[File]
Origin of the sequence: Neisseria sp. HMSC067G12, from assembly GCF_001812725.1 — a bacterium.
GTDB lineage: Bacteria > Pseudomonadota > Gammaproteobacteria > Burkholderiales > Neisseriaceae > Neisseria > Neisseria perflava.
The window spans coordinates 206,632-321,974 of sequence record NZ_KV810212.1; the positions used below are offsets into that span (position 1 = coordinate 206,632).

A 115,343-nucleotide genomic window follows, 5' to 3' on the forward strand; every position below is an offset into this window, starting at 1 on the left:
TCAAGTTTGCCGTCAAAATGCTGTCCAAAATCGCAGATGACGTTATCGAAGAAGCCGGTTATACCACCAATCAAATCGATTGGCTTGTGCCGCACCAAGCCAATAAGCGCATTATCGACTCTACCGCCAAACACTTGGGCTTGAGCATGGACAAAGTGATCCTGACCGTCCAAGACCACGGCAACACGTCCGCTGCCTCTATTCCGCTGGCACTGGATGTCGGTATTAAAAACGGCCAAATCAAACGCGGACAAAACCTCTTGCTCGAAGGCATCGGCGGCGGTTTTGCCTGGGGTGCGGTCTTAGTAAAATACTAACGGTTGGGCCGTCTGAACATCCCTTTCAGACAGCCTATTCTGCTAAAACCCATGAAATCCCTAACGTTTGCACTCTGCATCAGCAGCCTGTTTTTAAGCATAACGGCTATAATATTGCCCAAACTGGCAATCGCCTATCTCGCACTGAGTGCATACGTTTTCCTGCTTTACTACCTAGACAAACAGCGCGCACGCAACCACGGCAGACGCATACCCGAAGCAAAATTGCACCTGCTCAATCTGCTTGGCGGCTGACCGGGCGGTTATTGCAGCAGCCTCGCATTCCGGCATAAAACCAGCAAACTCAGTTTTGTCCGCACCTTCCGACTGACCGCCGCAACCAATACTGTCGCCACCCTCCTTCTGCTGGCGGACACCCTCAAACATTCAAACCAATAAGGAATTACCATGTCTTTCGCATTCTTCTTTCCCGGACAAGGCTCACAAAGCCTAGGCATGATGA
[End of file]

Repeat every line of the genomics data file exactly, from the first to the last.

Origin of the sequence: Neisseria sp. HMSC067G12, from assembly GCF_001812725.1 — a bacterium.
GTDB lineage: Bacteria > Pseudomonadota > Gammaproteobacteria > Burkholderiales > Neisseriaceae > Neisseria > Neisseria perflava.
The window spans coordinates 206,632-321,974 of sequence record NZ_KV810212.1; the positions used below are offsets into that span (position 1 = coordinate 206,632).

A 115,343-nucleotide genomic window follows, 5' to 3' on the forward strand; every position below is an offset into this window, starting at 1 on the left:
TCAAGTTTGCCGTCAAAATGCTGTCCAAAATCGCAGATGACGTTATCGAAGAAGCCGGTTATACCACCAATCAAATCGATTGGCTTGTGCCGCACCAAGCCAATAAGCGCATTATCGACTCTACCGCCAAACACTTGGGCTTGAGCATGGACAAAGTGATCCTGACCGTCCAAGACCACGGCAACACGTCCGCTGCCTCTATTCCGCTGGCACTGGATGTCGGTATTAAAAACGGCCAAATCAAACGCGGACAAAACCTCTTGCTCGAAGGCATCGGCGGCGGTTTTGCCTGGGGTGCGGTCTTAGTAAAATACTAACGGTTGGGCCGTCTGAACATCCCTTTCAGACAGCCTATTCTGCTAAAACCCATGAAATCCCTAACGTTTGCACTCTGCATCAGCAGCCTGTTTTTAAGCATAACGGCTATAATATTGCCCAAACTGGCAATCGCCTATCTCGCACTGAGTGCATACGTTTTCCTGCTTTACTACCTAGACAAACAGCGCGCACGCAACCACGGCAGACGCATACCCGAAGCAAAATTGCACCTGCTCAATCTGCTTGGCGGCTGACCGGGCGGTTATTGCAGCAGCCTCGCATTCCGGCATAAAACCAGCAAACTCAGTTTTGTCCGCACCTTCCGACTGACCGCCGCAACCAATACTGTCGCCACCCTCCTTCTGCTGGCGGACACCCTCAAACATTCAAACCAATAAGGAATTACCATGTCTTTCGCATTCTTCTTTCCCGGACAAGGCTCACAAAGCCTAGGCATGATGA